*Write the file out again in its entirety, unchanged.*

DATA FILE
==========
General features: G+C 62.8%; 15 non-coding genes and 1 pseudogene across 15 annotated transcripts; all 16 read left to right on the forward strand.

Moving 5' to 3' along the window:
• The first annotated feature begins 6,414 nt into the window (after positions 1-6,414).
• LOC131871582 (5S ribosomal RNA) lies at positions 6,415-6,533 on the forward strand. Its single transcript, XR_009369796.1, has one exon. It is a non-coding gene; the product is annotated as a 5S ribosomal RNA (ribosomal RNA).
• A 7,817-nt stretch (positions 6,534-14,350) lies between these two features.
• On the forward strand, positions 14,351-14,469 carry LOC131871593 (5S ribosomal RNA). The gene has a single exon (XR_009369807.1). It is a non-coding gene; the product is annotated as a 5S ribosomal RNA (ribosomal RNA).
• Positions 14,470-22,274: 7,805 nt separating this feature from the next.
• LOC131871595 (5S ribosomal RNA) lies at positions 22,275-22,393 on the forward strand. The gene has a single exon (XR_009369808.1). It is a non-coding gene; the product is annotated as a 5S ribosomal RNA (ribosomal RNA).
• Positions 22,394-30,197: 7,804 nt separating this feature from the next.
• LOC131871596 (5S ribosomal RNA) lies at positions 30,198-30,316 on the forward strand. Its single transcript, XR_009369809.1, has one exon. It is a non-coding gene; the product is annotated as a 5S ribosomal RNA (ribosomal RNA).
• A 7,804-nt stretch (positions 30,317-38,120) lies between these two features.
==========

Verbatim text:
General features: G+C 62.8%; 15 non-coding genes and 1 pseudogene across 15 annotated transcripts; all 16 read left to right on the forward strand.

Moving 5' to 3' along the window:
• The first annotated feature begins 6,414 nt into the window (after positions 1-6,414).
• LOC131871582 (5S ribosomal RNA) lies at positions 6,415-6,533 on the forward strand. Its single transcript, XR_009369796.1, has one exon. It is a non-coding gene; the product is annotated as a 5S ribosomal RNA (ribosomal RNA).
• A 7,817-nt stretch (positions 6,534-14,350) lies between these two features.
• On the forward strand, positions 14,351-14,469 carry LOC131871593 (5S ribosomal RNA). The gene has a single exon (XR_009369807.1). It is a non-coding gene; the product is annotated as a 5S ribosomal RNA (ribosomal RNA).
• Positions 14,470-22,274: 7,805 nt separating this feature from the next.
• LOC131871595 (5S ribosomal RNA) lies at positions 22,275-22,393 on the forward strand. The gene has a single exon (XR_009369808.1). It is a non-coding gene; the product is annotated as a 5S ribosomal RNA (ribosomal RNA).
• Positions 22,394-30,197: 7,804 nt separating this feature from the next.
• LOC131871596 (5S ribosomal RNA) lies at positions 30,198-30,316 on the forward strand. Its single transcript, XR_009369809.1, has one exon. It is a non-coding gene; the product is annotated as a 5S ribosomal RNA (ribosomal RNA).
• A 7,804-nt stretch (positions 30,317-38,120) lies between these two features.